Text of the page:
Sapling sugar maple (Acer saccharum Marsh.) trees were defoliated artificially at 10-day intervals beginning May 27 and ending August 5, 1981. Refoliation, terminal bud and shoot development, and xylem starch and sap sugar concentration were observed in defoliated and control trees. All defoliated trees refoliated, but decreasingly with later defoliation. Defoliation caused an acceleration in the rate of primordia initiation in terminal shoot apices. After early season defoliations, the developing buds in the axils of the removed leaves abscissed, but axillary and terminal buds on the refoliated terminal shoots survived through winter. In late season defoliation, most buds of refoliated shoots did not survive and the next year’s growth depended on axillary buds formed prior to defoliation. Thus, when progressing from early to late defoliations, the next year’s shoot growth depended decreasingly on the last-formed and increasingly on the first-formed portions of the previous year’s shoot. Early October starch concentration in xylem decreased with later defoliation and was nearly absent in shoots and roots of trees defoliated in late July. There was not, however, a corresponding decrease in sap sugar concentration. Mortality occurred only in late defoliated trees and was associated with starch depletion.
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This aim of this project was to determine whether early spout and dropline deployment before tapping could be used while maintaining good sanitation levels and high sap yields.
In recent years, research at Cornell University’s Uihlein Maple Research Forest has looked at ways to maximize maple sap production through tapping practices such as spout selection, re-tapping and timing of tapping.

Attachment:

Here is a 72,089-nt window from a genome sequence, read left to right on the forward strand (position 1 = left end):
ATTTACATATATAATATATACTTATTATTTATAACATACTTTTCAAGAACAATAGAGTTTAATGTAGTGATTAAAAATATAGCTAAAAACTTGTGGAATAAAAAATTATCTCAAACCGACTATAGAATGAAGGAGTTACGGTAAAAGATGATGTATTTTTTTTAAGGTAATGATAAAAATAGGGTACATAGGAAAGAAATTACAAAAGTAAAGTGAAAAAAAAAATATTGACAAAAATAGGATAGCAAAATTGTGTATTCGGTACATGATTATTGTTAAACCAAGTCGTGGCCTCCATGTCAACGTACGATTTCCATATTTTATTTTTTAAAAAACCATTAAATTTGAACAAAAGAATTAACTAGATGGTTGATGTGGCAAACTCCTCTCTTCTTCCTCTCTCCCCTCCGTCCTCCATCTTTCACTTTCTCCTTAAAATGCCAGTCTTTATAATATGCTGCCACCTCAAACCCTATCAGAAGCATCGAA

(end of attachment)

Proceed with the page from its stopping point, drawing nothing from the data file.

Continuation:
When getting ready for maple weekend, or for any time that you’re welcoming customersto your sugarhouse, here are a few things to keep in mind.
Presentation by Dr. Abby van den Berg, UVM Proctor Maple Research Center, at the NY Mid-Winter Classic Conference.
We initiated a controlled test of the effect of in-line UV light on the microorganisms in free-flowing sugar maple sap that had not been treated by PFA pellets at the taphole. We also wanted to test the effect of temperature-controlled sap storage for five intervals up to 7 days (167 h) prior to processing to syrup.
There are several important factors that affect the yield of sap from trees during the production season. One relationship that is sometimes overlooked is the one between tree size and yield. In order to develop models of tree size and yield to answer some of these questions, we measured the sap volume and sugar content from approximately fifty individuals along a wide range of sizes during the 2016 and 2017 seasons.
In order to develop models of tree size and yield we measured the sap volume and sugar content from a wide range of tree sizes during the 2016 and 2017 seasons. This article explores the findings.
A wide variety of cleaning techniques are currently used in the maple industry, including rinsing the system with pressurized air and water, or attempts to sanitize with chemical solutions such as peroxide, bleach, or alcohol. However, the effectiveness of these cleaning techniques in reducing microbial populations and increasing annual sap yield is often questionable.
A two pipe sap ladder consists of a structure of two vertical pipes connecting the lower and upper sections of mainline. It was initially thought that the sap would lift in the pipe on the vacuum side and that air would travel through the pipe on the bush side. Results were not as expected.